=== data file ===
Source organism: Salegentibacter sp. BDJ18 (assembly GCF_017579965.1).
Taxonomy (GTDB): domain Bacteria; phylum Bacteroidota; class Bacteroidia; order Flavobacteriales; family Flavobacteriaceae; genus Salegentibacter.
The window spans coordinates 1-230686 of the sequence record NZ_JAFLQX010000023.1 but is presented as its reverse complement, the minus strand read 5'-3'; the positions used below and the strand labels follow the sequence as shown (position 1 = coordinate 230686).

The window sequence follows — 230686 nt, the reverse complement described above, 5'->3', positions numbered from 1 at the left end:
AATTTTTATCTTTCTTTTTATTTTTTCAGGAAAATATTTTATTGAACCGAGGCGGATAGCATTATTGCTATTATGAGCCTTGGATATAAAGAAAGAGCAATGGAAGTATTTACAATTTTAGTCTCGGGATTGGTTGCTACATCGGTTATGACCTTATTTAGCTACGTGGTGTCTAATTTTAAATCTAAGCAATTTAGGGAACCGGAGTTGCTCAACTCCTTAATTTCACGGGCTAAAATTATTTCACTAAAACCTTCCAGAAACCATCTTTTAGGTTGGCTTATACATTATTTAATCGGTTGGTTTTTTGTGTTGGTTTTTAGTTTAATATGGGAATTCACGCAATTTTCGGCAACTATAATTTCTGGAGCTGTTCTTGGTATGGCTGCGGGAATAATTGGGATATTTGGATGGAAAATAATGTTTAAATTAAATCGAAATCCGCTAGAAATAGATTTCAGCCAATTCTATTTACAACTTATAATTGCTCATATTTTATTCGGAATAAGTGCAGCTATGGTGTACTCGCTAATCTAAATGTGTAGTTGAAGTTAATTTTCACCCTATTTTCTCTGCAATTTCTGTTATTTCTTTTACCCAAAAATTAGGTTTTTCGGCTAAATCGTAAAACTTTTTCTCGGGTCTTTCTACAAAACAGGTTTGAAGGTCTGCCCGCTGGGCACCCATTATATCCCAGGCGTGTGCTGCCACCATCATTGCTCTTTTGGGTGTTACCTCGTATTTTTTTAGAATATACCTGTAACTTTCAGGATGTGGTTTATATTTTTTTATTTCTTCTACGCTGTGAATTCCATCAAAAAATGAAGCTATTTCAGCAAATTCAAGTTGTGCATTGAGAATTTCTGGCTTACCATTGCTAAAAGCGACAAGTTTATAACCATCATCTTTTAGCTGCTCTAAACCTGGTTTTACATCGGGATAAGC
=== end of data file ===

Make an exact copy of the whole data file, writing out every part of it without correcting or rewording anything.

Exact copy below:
Source organism: Salegentibacter sp. BDJ18 (assembly GCF_017579965.1).
Taxonomy (GTDB): domain Bacteria; phylum Bacteroidota; class Bacteroidia; order Flavobacteriales; family Flavobacteriaceae; genus Salegentibacter.
The window spans coordinates 1-230686 of the sequence record NZ_JAFLQX010000023.1 but is presented as its reverse complement, the minus strand read 5'-3'; the positions used below and the strand labels follow the sequence as shown (position 1 = coordinate 230686).

The window sequence follows — 230686 nt, the reverse complement described above, 5'->3', positions numbered from 1 at the left end:
AATTTTTATCTTTCTTTTTATTTTTTCAGGAAAATATTTTATTGAACCGAGGCGGATAGCATTATTGCTATTATGAGCCTTGGATATAAAGAAAGAGCAATGGAAGTATTTACAATTTTAGTCTCGGGATTGGTTGCTACATCGGTTATGACCTTATTTAGCTACGTGGTGTCTAATTTTAAATCTAAGCAATTTAGGGAACCGGAGTTGCTCAACTCCTTAATTTCACGGGCTAAAATTATTTCACTAAAACCTTCCAGAAACCATCTTTTAGGTTGGCTTATACATTATTTAATCGGTTGGTTTTTTGTGTTGGTTTTTAGTTTAATATGGGAATTCACGCAATTTTCGGCAACTATAATTTCTGGAGCTGTTCTTGGTATGGCTGCGGGAATAATTGGGATATTTGGATGGAAAATAATGTTTAAATTAAATCGAAATCCGCTAGAAATAGATTTCAGCCAATTCTATTTACAACTTATAATTGCTCATATTTTATTCGGAATAAGTGCAGCTATGGTGTACTCGCTAATCTAAATGTGTAGTTGAAGTTAATTTTCACCCTATTTTCTCTGCAATTTCTGTTATTTCTTTTACCCAAAAATTAGGTTTTTCGGCTAAATCGTAAAACTTTTTCTCGGGTCTTTCTACAAAACAGGTTTGAAGGTCTGCCCGCTGGGCACCCATTATATCCCAGGCGTGTGCTGCCACCATCATTGCTCTTTTGGGTGTTACCTCGTATTTTTTTAGAATATACCTGTAACTTTCAGGATGTGGTTTATATTTTTTTATTTCTTCTACGCTGTGAATTCCATCAAAAAATGAAGCTATTTCAGCAAATTCAAGTTGTGCATTGAGAATTTCTGGCTTACCATTGCTAAAAGCGACAAGTTTATAACCATCATCTTTTAGCTGCTCTAAACCTGGTTTTACATCGGGATAAGC